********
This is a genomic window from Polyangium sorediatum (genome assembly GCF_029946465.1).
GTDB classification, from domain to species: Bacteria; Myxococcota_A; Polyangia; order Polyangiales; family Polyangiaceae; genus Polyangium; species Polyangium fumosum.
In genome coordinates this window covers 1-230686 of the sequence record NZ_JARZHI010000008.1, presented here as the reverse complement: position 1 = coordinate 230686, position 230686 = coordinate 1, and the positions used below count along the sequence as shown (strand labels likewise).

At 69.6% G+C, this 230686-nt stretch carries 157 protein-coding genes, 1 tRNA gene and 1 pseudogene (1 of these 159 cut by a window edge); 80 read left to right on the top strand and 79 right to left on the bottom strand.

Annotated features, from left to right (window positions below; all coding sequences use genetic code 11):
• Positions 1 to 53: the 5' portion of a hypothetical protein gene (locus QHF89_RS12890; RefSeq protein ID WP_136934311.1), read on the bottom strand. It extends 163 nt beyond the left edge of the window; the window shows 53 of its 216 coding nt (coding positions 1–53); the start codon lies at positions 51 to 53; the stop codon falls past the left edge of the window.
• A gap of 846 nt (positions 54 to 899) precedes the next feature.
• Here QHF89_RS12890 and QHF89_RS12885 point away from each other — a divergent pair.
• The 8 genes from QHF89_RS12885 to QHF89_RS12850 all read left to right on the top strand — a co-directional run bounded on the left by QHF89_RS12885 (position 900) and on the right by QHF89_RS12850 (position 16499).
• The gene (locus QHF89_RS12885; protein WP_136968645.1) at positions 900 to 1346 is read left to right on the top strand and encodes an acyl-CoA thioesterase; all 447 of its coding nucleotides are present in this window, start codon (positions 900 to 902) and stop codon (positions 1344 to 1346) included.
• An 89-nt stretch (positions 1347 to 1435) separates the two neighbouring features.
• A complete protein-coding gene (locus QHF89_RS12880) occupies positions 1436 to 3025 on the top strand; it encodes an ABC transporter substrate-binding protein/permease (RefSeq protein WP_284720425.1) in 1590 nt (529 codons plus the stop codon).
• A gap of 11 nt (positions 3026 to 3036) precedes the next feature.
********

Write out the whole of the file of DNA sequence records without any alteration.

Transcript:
This is a genomic window from Polyangium sorediatum (genome assembly GCF_029946465.1).
GTDB classification, from domain to species: Bacteria; Myxococcota_A; Polyangia; order Polyangiales; family Polyangiaceae; genus Polyangium; species Polyangium fumosum.
In genome coordinates this window covers 1-230686 of the sequence record NZ_JARZHI010000008.1, presented here as the reverse complement: position 1 = coordinate 230686, position 230686 = coordinate 1, and the positions used below count along the sequence as shown (strand labels likewise).

At 69.6% G+C, this 230686-nt stretch carries 157 protein-coding genes, 1 tRNA gene and 1 pseudogene (1 of these 159 cut by a window edge); 80 read left to right on the top strand and 79 right to left on the bottom strand.

Annotated features, from left to right (window positions below; all coding sequences use genetic code 11):
• Positions 1 to 53: the 5' portion of a hypothetical protein gene (locus QHF89_RS12890; RefSeq protein ID WP_136934311.1), read on the bottom strand. It extends 163 nt beyond the left edge of the window; the window shows 53 of its 216 coding nt (coding positions 1–53); the start codon lies at positions 51 to 53; the stop codon falls past the left edge of the window.
• A gap of 846 nt (positions 54 to 899) precedes the next feature.
• Here QHF89_RS12890 and QHF89_RS12885 point away from each other — a divergent pair.
• The 8 genes from QHF89_RS12885 to QHF89_RS12850 all read left to right on the top strand — a co-directional run bounded on the left by QHF89_RS12885 (position 900) and on the right by QHF89_RS12850 (position 16499).
• The gene (locus QHF89_RS12885; protein WP_136968645.1) at positions 900 to 1346 is read left to right on the top strand and encodes an acyl-CoA thioesterase; all 447 of its coding nucleotides are present in this window, start codon (positions 900 to 902) and stop codon (positions 1344 to 1346) included.
• An 89-nt stretch (positions 1347 to 1435) separates the two neighbouring features.
• A complete protein-coding gene (locus QHF89_RS12880) occupies positions 1436 to 3025 on the top strand; it encodes an ABC transporter substrate-binding protein/permease (RefSeq protein WP_284720425.1) in 1590 nt (529 codons plus the stop codon).
• A gap of 11 nt (positions 3026 to 3036) precedes the next feature.